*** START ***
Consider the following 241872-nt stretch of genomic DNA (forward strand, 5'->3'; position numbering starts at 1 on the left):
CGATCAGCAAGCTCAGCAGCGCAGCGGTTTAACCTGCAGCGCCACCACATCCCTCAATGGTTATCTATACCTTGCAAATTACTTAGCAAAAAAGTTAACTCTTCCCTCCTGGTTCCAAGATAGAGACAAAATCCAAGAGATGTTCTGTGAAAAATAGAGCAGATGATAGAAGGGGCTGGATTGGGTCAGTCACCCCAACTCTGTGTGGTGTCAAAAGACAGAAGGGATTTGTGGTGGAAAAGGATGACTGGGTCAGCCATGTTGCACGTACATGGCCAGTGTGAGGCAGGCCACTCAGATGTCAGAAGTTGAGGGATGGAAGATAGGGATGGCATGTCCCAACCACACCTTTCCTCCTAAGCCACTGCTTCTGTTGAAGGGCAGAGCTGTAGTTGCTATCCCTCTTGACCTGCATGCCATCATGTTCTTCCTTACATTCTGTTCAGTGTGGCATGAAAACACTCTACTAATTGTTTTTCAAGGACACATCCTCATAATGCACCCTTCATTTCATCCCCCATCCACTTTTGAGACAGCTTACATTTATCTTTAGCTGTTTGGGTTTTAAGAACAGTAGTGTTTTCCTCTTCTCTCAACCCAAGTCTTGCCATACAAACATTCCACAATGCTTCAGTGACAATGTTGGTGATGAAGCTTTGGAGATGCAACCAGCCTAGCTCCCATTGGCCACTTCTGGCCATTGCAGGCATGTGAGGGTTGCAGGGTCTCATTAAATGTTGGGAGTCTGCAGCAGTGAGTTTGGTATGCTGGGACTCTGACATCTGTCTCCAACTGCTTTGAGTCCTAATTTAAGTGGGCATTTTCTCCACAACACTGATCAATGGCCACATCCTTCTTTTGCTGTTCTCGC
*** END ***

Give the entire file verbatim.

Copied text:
Consider the following 241872-nt stretch of genomic DNA (forward strand, 5'->3'; position numbering starts at 1 on the left):
CGATCAGCAAGCTCAGCAGCGCAGCGGTTTAACCTGCAGCGCCACCACATCCCTCAATGGTTATCTATACCTTGCAAATTACTTAGCAAAAAAGTTAACTCTTCCCTCCTGGTTCCAAGATAGAGACAAAATCCAAGAGATGTTCTGTGAAAAATAGAGCAGATGATAGAAGGGGCTGGATTGGGTCAGTCACCCCAACTCTGTGTGGTGTCAAAAGACAGAAGGGATTTGTGGTGGAAAAGGATGACTGGGTCAGCCATGTTGCACGTACATGGCCAGTGTGAGGCAGGCCACTCAGATGTCAGAAGTTGAGGGATGGAAGATAGGGATGGCATGTCCCAACCACACCTTTCCTCCTAAGCCACTGCTTCTGTTGAAGGGCAGAGCTGTAGTTGCTATCCCTCTTGACCTGCATGCCATCATGTTCTTCCTTACATTCTGTTCAGTGTGGCATGAAAACACTCTACTAATTGTTTTTCAAGGACACATCCTCATAATGCACCCTTCATTTCATCCCCCATCCACTTTTGAGACAGCTTACATTTATCTTTAGCTGTTTGGGTTTTAAGAACAGTAGTGTTTTCCTCTTCTCTCAACCCAAGTCTTGCCATACAAACATTCCACAATGCTTCAGTGACAATGTTGGTGATGAAGCTTTGGAGATGCAACCAGCCTAGCTCCCATTGGCCACTTCTGGCCATTGCAGGCATGTGAGGGTTGCAGGGTCTCATTAAATGTTGGGAGTCTGCAGCAGTGAGTTTGGTATGCTGGGACTCTGACATCTGTCTCCAACTGCTTTGAGTCCTAATTTAAGTGGGCATTTTCTCCACAACACTGATCAATGGCCACATCCTTCTTTTGCTGTTCTCGC